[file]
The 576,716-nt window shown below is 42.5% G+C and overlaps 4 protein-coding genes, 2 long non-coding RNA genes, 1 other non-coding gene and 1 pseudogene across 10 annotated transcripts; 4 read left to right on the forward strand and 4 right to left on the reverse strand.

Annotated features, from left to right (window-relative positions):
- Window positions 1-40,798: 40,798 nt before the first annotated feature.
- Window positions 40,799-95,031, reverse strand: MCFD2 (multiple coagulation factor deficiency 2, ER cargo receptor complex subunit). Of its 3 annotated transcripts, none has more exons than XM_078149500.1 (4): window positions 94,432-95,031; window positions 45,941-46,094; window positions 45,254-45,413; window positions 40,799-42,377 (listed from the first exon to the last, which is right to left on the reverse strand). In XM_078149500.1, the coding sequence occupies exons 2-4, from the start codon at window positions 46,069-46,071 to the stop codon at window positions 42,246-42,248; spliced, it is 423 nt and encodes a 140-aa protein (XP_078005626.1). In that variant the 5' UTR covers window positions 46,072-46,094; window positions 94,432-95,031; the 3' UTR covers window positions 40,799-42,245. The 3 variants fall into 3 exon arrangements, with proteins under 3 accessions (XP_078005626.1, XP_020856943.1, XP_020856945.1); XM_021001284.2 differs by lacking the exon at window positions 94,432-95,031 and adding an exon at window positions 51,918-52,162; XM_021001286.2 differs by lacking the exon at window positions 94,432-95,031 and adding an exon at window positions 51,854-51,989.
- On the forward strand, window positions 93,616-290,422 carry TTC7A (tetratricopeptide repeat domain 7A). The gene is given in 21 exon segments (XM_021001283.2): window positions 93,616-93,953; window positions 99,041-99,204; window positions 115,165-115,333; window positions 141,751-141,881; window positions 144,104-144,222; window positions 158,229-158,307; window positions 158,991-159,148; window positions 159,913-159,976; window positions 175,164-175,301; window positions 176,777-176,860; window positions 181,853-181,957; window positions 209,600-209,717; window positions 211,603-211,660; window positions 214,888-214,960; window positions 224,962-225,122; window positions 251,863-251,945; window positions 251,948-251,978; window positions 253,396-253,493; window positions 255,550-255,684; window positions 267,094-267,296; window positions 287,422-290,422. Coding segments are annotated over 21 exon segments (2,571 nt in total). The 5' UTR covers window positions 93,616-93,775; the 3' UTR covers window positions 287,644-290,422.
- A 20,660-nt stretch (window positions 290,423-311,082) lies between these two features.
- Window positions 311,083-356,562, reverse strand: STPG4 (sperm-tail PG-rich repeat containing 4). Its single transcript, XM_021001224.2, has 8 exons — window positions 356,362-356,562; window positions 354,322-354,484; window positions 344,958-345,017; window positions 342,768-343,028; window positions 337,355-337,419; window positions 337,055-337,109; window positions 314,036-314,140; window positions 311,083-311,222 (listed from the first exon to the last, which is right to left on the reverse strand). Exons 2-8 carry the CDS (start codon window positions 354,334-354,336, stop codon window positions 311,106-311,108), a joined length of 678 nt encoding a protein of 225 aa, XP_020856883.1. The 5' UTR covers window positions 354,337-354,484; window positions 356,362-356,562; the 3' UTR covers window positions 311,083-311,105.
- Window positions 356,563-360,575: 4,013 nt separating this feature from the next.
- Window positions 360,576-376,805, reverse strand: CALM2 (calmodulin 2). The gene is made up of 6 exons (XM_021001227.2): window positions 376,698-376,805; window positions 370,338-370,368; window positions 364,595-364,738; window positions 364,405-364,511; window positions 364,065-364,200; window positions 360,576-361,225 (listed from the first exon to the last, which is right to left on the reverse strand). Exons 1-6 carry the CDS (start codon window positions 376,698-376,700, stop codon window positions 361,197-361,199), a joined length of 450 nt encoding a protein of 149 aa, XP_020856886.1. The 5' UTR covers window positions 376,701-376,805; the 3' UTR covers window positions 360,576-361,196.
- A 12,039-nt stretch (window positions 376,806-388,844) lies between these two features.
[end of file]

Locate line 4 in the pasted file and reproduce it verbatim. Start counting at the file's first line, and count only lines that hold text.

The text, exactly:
- Window positions 40,799-95,031, reverse strand: MCFD2 (multiple coagulation factor deficiency 2, ER cargo receptor complex subunit). Of its 3 annotated transcripts, none has more exons than XM_078149500.1 (4): window positions 94,432-95,031; window positions 45,941-46,094; window positions 45,254-45,413; window positions 40,799-42,377 (listed from the first exon to the last, which is right to left on the reverse strand). In XM_078149500.1, the coding sequence occupies exons 2-4, from the start codon at window positions 46,069-46,071 to the stop codon at window positions 42,246-42,248; spliced, it is 423 nt and encodes a 140-aa protein (XP_078005626.1). In that variant the 5' UTR covers window positions 46,072-46,094; window positions 94,432-95,031; the 3' UTR covers window positions 40,799-42,245. The 3 variants fall into 3 exon arrangements, with proteins under 3 accessions (XP_078005626.1, XP_020856943.1, XP_020856945.1); XM_021001284.2 differs by lacking the exon at window positions 94,432-95,031 and adding an exon at window positions 51,918-52,162; XM_021001286.2 differs by lacking the exon at window positions 94,432-95,031 and adding an exon at window positions 51,854-51,989.